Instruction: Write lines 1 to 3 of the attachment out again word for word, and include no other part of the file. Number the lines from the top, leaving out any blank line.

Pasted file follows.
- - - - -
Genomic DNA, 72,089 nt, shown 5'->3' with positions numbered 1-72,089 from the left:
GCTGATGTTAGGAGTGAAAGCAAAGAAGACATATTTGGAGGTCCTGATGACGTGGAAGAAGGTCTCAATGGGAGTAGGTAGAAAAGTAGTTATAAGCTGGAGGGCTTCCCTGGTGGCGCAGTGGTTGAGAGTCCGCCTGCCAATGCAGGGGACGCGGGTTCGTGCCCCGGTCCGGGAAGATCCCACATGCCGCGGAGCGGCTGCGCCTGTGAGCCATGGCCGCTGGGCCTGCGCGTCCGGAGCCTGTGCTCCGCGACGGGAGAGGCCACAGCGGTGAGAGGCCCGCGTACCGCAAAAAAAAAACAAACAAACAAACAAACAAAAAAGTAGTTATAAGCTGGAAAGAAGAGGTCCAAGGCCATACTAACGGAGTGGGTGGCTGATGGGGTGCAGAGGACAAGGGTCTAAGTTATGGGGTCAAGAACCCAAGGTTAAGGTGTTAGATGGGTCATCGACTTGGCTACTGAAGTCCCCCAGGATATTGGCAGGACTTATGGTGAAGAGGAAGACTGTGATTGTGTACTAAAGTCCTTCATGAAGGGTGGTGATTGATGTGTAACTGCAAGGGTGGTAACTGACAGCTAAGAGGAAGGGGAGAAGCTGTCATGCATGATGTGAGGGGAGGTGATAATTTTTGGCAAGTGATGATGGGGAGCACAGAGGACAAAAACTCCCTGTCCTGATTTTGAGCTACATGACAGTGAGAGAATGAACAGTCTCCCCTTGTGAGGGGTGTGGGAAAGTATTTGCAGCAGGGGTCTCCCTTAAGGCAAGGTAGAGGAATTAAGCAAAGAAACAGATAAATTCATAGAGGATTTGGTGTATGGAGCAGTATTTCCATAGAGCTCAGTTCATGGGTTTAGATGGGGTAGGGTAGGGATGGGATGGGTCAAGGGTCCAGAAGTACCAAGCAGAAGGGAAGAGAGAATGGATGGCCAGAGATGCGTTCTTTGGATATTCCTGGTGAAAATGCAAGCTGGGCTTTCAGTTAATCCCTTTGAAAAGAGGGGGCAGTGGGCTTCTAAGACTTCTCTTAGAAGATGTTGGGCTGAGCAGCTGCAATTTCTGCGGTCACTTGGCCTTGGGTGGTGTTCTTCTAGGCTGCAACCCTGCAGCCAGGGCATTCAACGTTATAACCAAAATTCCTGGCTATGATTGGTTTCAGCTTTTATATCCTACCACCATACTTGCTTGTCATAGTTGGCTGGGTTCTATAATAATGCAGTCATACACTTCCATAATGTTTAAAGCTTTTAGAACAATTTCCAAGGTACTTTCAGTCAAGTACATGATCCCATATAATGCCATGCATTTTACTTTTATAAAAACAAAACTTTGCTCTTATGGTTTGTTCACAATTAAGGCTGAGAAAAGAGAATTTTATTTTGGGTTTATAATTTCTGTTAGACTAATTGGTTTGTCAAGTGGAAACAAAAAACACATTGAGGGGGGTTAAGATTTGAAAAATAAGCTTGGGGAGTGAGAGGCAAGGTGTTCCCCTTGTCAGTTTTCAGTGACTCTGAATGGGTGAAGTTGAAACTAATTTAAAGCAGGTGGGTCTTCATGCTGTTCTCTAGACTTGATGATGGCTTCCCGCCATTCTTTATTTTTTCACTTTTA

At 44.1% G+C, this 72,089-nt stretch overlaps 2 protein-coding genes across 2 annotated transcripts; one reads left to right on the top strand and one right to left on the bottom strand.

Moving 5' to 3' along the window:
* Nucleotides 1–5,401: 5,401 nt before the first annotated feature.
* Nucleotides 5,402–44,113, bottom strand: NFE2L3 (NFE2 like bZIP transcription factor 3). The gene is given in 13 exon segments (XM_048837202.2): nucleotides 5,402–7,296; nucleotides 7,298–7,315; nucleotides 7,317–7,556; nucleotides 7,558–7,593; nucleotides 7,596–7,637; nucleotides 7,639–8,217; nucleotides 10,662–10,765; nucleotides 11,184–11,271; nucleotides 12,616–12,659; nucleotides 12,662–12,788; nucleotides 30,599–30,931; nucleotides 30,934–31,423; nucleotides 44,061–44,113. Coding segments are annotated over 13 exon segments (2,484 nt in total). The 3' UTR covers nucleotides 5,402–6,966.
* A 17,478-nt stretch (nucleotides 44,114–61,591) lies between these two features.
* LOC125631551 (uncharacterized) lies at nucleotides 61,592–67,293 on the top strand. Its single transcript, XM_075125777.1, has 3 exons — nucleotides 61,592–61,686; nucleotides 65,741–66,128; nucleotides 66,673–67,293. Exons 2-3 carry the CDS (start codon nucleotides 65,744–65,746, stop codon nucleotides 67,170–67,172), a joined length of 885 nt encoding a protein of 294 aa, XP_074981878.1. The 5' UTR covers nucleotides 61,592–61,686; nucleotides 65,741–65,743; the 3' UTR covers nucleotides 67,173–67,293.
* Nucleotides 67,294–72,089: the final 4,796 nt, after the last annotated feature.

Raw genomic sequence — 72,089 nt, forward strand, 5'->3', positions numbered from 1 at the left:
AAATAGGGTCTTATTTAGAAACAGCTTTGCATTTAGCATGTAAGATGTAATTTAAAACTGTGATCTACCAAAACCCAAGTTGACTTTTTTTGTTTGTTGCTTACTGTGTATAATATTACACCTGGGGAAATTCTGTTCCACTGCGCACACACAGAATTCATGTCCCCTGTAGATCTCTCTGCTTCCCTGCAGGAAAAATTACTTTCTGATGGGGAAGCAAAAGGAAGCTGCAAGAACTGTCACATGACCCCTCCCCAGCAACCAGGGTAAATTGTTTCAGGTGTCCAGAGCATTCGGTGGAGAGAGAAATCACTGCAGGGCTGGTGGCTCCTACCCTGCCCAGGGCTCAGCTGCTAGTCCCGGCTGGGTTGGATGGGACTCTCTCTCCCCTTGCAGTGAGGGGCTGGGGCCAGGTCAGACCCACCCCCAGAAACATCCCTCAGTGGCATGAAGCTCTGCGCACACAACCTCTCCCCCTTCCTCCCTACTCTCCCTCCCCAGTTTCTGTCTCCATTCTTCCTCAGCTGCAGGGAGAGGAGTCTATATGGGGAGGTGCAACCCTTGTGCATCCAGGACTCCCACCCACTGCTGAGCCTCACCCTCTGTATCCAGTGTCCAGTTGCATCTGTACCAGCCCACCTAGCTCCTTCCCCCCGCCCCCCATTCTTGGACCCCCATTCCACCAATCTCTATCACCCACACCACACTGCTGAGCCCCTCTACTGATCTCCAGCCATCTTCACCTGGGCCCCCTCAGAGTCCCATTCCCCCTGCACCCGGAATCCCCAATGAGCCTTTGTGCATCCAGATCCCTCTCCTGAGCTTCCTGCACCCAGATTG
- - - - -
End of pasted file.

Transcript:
Genomic DNA, 72,089 nt, shown 5'->3' with positions numbered 1-72,089 from the left:
GCTGATGTTAGGAGTGAAAGCAAAGAAGACATATTTGGAGGTCCTGATGACGTGGAAGAAGGTCTCAATGGGAGTAGGTAGAAAAGTAGTTATAAGCTGGAGGGCTTCCCTGGTGGCGCAGTGGTTGAGAGTCCGCCTGCCAATGCAGGGGACGCGGGTTCGTGCCCCGGTCCGGGAAGATCCCACATGCCGCGGAGCGGCTGCGCCTGTGAGCCATGGCCGCTGGGCCTGCGCGTCCGGAGCCTGTGCTCCGCGACGGGAGAGGCCACAGCGGTGAGAGGCCCGCGTACCGCAAAAAAAAAACAAACAAACAAACAAACAAAAAAGTAGTTATAAGCTGGAAAGAAGAGGTCCAAGGCCATACTAACGGAGTGGGTGGCTGATGGGGTGCAGAGGACAAGGGTCTAAGTTATGGGGTCAAGAACCCAAGGTTAAGGTGTTAGATGGGTCATCGACTTGGCTACTGAAGTCCCCCAGGATATTGGCAGGACTTATGGTGAAGAGGAAGACTGTGATTGTGTACTAAAGTCCTTCATGAAGGGTGGTGATTGATGTGTAACTGCAAGGGTGGTAACTGACAGCTAAGAGGAAGGGGAGAAGCTGTCATGCATGATGTGAGGGGAGGTGATAATTTTTGGCAAGTGATGATGGGGAGCACAGAGGACAAAAACTCCCTGTCCTGATTTTGAGCTACATGACAGTGAGAGAATGAACAGTCTCCCCTTGTGAGGGGTGTGGGAAAGTATTTGCAGCAGGGGTCTCCCTTAAGGCAAGGTAGAGGAATTAAGCAAAGAAACAGATAAATTCATAGAGGATTTGGTGTATGGAGCAGTATTTCCATAGAGCTCAGTTCATGGGTTTAGATGGGGTAGGGTAGGGATGGGATGGGTCAAGGGTCCAGAAGTACCAAGCAGAAGGGAAGAGAGAATGGATGGCCAGAGATGCGTTCTTTGGATATTCCTGGTGAAAATGCAAGCTGGGCTTTCAGTTAATCCCTTTGAAAAGAGGGGGCAGTGGGCTTCTAAGACTTCTCTTAGAAGATGTTGGGCTGAGCAGCTGCAATTTCTGCGGTCACTTGGCCTTGGGTGGTGTTCTTCTAGGCTGCAACCCTGCAGCCAGGGCATTCAACGTTATAACCAAAATTCCTGGCTATGATTGGTTTCAGCTTTTATATCCTACCACCATACTTGCTTGTCATAGTTGGCTGGGTTCTATAATAATGCAGTCATACACTTCCATAATGTTTAAAGCTTTTAGAACAATTTCCAAGGTACTTTCAGTCAAGTACATGATCCCATATAATGCCATGCATTTTACTTTTATAAAAACAAAACTTTGCTCTTATGGTTTGTTCACAATTAAGGCTGAGAAAAGAGAATTTTATTTTGGGTTTATAATTTCTGTTAGACTAATTGGTTTGTCAAGTGGAAACAAAAAACACATTGAGGGGGGTTAAGATTTGAAAAATAAGCTTGGGGAGTGAGAGGCAAGGTGTTCCCCTTGTCAGTTTTCAGTGACTCTGAATGGGTGAAGTTGAAACTAATTTAAAGCAGGTGGGTCTTCATGCTGTTCTCTAGACTTGATGATGGCTTCCCGCCATTCTTTATTTTTTCACTTTTA

At 44.1% G+C, this 72,089-nt stretch overlaps 2 protein-coding genes across 2 annotated transcripts; one reads left to right on the top strand and one right to left on the bottom strand.